dc.contributor.authorSpatz, Diane L.en_GB
dc.contributor.authorKIm, Gabrielaen_GB
dc.contributor.departmentN/Aen_GB
dc.author.detailsDiane L. Spatz, PhD, RN-BC, FAAN, spatz@nursing.upenn.edu; Gabriela KIm, BSNen_GB
dc.identifier.urihttp://hdl.handle.net/10755/308239-
dc.description.abstract<p>Session presented on: Monday, November 18, 2013</p><strong>Background: </strong> The World Health Organization recommends exclusive breastfeeding for the first 6 months with continued breastfeeding for 2 years or more. The Affordable Care Act (ACA) mandates that women be given time and space that is not a bathroom to be able to express milk while working.  However, few companies are taking the lead in ensuring that the law is implemented.  <b> </b>The Children’s Hospital of Philadelphia (CHOP) implemented a policy that pre-dated the ACA.  The CHOP policy also provides for specific break times (For example, 3 thirty minute pumping breaks in a 12 hour shift).  In addition, CHOP employees have access to personal use pumps at manufacturer cost, over 15 pumping rooms, prenatal lactation classes, and access to lactation resources. <p><strong>Research Aims:</strong>  The aim of this research was to document breastfeeding initiation and duration in CHOP employees, as well as the breastfeeding exclusivity of CHOP employees.  CHOP breastfeeding outcomes were also compared to national data from the Centers for Disease Control (CDC) 2012. <p><b>Methods: </b>A prospective, descriptive study was performed on 545 female employees at CHOP who filed for maternity leave from 2007-2011.  This survey was distributed electronically via email and a 2 month window was given to complete the survey (July-August 2012).     <p><b>Results: </b>Employees at CHOP have significantly higher breastfeeding initiation (94.5% as compared to national CDC average of 76.9%, p < 0.0001).  CHOP employees have a significantly higher breastfeeding rate at 6 months (78.6% compared to CDC data of 47.2%, p <0.0001).  In addition 32.4% of CHOP employees breastfed for one full year compared to CDC data of 2.5% (p = 0.003). <p><b>Conclusions: </b> Women can exceed national goals for breastfeeding given appropriate workplace support. Stonger national policy and regulations are recommended.en_GB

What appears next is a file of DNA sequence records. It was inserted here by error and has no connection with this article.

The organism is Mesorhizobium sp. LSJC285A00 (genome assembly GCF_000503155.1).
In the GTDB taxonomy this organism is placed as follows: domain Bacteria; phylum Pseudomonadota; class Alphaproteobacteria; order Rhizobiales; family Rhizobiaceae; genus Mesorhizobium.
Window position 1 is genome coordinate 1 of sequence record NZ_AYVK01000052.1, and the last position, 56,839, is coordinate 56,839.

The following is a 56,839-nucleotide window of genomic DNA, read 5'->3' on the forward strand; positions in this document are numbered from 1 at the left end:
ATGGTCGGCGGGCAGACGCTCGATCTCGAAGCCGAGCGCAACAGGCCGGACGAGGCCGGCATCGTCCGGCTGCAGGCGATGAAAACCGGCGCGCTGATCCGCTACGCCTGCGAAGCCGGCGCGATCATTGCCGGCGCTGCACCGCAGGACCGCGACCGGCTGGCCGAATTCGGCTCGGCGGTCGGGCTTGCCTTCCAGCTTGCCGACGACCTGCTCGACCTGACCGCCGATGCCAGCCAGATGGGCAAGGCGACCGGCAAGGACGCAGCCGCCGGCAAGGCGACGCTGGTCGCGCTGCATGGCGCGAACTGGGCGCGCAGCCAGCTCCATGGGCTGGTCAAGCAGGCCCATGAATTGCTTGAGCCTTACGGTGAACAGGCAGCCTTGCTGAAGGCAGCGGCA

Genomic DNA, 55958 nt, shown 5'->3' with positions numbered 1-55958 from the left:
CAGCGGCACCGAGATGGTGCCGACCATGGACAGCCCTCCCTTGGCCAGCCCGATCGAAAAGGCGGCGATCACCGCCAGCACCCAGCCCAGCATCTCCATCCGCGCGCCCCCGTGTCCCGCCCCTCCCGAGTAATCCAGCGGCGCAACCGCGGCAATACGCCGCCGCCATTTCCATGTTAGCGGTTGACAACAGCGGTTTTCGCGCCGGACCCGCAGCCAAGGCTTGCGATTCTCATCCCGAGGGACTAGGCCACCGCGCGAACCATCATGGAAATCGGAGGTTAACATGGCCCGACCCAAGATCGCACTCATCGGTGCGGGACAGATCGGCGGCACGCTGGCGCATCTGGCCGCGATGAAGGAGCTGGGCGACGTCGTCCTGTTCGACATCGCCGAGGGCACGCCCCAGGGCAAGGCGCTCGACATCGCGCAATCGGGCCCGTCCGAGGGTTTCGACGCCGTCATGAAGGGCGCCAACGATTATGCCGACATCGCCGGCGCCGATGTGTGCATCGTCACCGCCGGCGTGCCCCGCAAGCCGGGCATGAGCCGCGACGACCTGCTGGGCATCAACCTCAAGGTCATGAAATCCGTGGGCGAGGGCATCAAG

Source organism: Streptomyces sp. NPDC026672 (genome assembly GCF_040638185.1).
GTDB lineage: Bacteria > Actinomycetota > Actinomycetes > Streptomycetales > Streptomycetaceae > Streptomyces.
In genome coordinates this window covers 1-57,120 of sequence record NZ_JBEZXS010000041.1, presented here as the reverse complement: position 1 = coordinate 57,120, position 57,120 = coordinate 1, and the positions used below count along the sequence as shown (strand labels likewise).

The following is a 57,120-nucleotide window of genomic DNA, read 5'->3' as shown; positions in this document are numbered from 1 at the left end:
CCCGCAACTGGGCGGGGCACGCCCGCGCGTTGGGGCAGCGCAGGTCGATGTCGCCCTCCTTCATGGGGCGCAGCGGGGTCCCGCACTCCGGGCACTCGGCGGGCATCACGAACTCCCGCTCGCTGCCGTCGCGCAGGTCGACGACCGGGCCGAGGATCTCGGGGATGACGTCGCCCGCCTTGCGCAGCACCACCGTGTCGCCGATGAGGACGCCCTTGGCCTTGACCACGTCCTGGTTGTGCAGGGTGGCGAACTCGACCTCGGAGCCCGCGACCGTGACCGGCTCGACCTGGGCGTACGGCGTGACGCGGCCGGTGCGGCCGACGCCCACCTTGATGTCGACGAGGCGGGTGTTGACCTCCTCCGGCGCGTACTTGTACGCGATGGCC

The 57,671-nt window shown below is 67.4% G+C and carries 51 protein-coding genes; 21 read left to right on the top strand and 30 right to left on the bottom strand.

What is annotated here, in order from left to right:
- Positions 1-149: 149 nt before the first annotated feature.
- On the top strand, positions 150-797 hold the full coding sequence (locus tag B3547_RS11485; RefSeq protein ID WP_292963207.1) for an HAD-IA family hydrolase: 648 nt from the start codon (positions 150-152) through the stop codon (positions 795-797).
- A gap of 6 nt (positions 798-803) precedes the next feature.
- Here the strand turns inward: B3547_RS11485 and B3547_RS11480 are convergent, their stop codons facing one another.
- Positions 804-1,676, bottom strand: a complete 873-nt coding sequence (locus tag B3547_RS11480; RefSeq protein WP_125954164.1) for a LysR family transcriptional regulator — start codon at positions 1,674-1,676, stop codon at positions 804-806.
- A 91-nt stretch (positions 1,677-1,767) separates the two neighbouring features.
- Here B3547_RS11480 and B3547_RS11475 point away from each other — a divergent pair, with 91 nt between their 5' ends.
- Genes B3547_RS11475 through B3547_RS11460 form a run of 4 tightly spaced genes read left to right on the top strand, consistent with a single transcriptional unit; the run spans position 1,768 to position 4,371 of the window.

dc.subjectBreastfeedingen_GB
dc.subjectEmploymenten_GB
dc.subjectAffordable Care Acten_GB
dc.date.available2013-12-19T17:28:42Z-
dc.date.issued2013-12-19-
dc.date.accessioned2013-12-19T17:28:42Z-
dc.conference.date2013en_GB
dc.conference.name42nd Biennial Conventionen_GB
dc.conference.hostSigma Theta Tau International, the Honor Society of Nursingen_GB
dc.conference.locationIndianapolis, Indiana, USAen_GB
dc.description42nd Biennial Convention 2013 Theme: Give Back to Move Forward. Held at the JW Marriotten_GB
dc.description.noteThis is an abstract-only submission. If the author has submitted a full-text item based on this abstract, you may find it by browsing the Virginia Henderson Global Nursing e-Repository by author. If author contact information is available in this abstract, please feel free to contact him or her with your queries regarding this submission.en_GB